How Technology Moves the Needle
How Technology Moves the Needle
CAMPAIGN: GM Energy Efficiency
In a world of increasing volatility, where everything from natural resources to supply chains to political realities to the global economy can be turned topsy-turvy in relatively short order, “sustainability” takes on new, poignant meaning. It has to do with aligning economic, environmental and social interests, of course. But increasingly, it is taking on even more strategic importance, linked to reducing supply-chain risk and ensuring business continuity during disruptions, the right to operate in resource-stressed areas, reliable and cost-efficient energy supplies, and brand value and reputation.
In other words, the things upon which companies sink or swim.
This is the new world of sustainable business. It goes well beyond the nice-to-do issues of “corporate responsibility” and “eco-efficiency.” It views incrementalism as insufficient, ignorance as unacceptable, and unpredictability as the new norm.
Technology is playing a critical role, with the growth and expansion of the interconnected, networked world. What has been dubbed the “Internet of things” is enabling companies, cities, and others to monitor, track, analyze, and control just about anything from just about anywhere, and do so increasingly cheaply and efficiently. Sensor networks and associated software and controls mean even highly rated “platinum” green buildings still can enjoy dramatic improvements in energy efficiency. Vehicles of all kinds, from bikes to buses, can operate more efficiently by maximizing their overall use and minimizing downtime, optimizing their innards to decrease fuel use, plotting routes to minimize time and energy, and employing other technological tricks.
Take machine-to-machine technology, one part of this convergence that’s growing rapidly, largely behind the scenes. There is a vast and exploding network of objects embedded with sensors and able to communicate with one another, take measurements and make decisions — everything from light switches to refrigerators, utility meters to parking spaces.
Already, there are an estimated 10 billion connected devices worldwide, compared to “only” about 2.5 billion Web-connected PCs and phones. According to ABI Research, more than 5 billion wireless connectivity chips will ship in 2013 alone.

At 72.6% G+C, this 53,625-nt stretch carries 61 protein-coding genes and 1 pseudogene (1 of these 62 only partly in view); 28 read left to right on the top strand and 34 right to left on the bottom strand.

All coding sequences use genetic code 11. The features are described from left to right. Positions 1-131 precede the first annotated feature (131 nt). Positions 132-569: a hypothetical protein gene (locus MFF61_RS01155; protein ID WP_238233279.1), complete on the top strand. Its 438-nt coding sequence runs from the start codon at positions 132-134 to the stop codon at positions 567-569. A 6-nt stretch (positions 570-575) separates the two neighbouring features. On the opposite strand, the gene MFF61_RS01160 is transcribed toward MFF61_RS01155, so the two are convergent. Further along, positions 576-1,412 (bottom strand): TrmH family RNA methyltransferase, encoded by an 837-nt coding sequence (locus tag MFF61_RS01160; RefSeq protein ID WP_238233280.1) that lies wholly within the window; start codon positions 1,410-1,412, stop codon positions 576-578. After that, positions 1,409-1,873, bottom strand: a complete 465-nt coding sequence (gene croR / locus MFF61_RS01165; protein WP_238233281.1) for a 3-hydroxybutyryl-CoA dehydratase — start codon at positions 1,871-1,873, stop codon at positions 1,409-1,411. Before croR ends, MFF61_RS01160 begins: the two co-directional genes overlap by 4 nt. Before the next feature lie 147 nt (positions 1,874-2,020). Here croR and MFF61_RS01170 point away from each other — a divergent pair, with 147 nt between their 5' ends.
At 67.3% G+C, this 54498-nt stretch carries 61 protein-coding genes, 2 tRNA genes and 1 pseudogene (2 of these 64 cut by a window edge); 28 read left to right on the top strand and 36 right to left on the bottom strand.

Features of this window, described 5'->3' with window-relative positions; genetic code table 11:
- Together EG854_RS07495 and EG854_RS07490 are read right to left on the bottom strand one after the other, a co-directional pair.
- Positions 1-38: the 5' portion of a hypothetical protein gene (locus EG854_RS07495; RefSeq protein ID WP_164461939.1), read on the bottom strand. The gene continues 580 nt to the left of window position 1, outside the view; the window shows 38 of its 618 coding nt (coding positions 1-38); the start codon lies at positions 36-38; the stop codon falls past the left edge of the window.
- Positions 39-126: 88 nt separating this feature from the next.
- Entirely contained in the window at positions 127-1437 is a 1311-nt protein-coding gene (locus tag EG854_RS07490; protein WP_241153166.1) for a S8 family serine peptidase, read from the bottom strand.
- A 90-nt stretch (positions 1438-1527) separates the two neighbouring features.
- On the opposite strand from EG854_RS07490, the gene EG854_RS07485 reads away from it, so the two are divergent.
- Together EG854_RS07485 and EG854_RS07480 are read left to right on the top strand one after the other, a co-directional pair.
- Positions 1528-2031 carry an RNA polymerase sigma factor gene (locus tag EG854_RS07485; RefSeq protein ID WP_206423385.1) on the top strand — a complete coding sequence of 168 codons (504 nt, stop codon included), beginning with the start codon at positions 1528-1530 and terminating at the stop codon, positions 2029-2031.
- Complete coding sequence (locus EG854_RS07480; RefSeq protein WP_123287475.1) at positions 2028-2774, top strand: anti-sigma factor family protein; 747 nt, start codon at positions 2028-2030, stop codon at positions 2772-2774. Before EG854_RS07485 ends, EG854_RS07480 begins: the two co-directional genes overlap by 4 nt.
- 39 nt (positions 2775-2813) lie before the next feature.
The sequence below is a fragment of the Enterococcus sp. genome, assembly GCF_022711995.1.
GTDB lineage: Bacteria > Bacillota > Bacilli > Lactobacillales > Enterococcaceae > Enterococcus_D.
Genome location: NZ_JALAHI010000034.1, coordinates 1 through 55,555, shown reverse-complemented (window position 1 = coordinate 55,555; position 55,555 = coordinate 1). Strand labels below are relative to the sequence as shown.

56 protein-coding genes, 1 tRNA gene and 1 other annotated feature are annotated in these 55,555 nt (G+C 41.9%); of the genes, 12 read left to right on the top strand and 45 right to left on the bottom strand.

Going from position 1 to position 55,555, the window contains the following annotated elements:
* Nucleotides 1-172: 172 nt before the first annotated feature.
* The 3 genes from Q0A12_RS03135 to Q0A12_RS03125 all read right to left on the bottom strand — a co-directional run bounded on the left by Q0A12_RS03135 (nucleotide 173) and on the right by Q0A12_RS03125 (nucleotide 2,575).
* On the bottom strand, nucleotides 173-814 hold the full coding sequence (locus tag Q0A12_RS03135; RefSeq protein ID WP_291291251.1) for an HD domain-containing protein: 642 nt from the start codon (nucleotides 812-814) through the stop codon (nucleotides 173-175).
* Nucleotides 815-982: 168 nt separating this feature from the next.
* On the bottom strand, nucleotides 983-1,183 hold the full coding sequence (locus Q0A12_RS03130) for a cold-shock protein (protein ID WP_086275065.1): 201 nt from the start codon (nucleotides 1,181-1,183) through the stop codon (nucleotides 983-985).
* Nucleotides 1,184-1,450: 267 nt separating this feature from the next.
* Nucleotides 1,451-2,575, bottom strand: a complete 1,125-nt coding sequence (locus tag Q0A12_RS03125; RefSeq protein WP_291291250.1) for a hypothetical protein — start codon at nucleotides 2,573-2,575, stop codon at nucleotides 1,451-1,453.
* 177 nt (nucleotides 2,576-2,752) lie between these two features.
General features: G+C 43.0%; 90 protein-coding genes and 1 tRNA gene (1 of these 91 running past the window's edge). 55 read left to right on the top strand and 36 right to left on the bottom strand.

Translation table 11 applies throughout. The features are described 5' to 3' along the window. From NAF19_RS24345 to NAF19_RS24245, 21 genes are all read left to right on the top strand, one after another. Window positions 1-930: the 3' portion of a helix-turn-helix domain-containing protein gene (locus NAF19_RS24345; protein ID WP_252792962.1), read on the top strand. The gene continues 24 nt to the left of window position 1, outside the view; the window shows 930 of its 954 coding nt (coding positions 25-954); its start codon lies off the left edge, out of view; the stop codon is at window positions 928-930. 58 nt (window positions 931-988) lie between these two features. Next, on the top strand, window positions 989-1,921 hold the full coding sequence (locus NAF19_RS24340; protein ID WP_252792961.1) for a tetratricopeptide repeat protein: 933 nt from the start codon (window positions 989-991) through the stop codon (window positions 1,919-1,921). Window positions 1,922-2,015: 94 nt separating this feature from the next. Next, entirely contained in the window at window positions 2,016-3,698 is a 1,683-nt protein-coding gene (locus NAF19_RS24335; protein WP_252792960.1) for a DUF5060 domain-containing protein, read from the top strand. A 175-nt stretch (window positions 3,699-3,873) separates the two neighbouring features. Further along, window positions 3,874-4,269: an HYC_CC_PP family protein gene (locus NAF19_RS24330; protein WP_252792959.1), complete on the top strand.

What does all this have to do with sustainability? Lots.
For example, the management of buildings and facilities is being revolutionized by M2M-based systems in a range of applications, including security, energy efficiency, predictive maintenance and asset management. Transportation is another area rich with M2M possibilities. Telematics and in-vehicle entertainment is one area of focus. For example, apps now allow EV owners to monitor and control vehicle charge settings, plan single- or multiple-stop journeys, locate charging stations, pre-heat or cool the car. Last year GM’s OnStar division partnered with Spain’s Telefónica to provide M2M connectivity to General Motors’ vehicles outside North America.
Wireless-enabled fleet management and telemetrics help trucking and logistics companies cut the number of empty or underutilized trucks on the road. For instance, better fleet management through wireless technology could cut the amount of time that trucks idle, reducing fuel costs per truck by $3,600 annually, according to a 2011 report by BSR and CTIA-The Wireless Association.
In our technologically converging world, everything that can be connected will be. Buildings, vehicles, electricity grids increasingly will make predictive “decisions” that anticipate energy needs without human intervention.
It’s not just energy. It’s about improving the efficiency of everything, improving lives, thinking in systems, and moving the needle. In other words, everything that “sustainability” should be about.
True, it’s a brave new world. But, increasingly, a more efficient and sustainable one, too.
Joel Makower is chairman and executive editor of GreenBiz Group, and author of the annual “State of Green Business” report.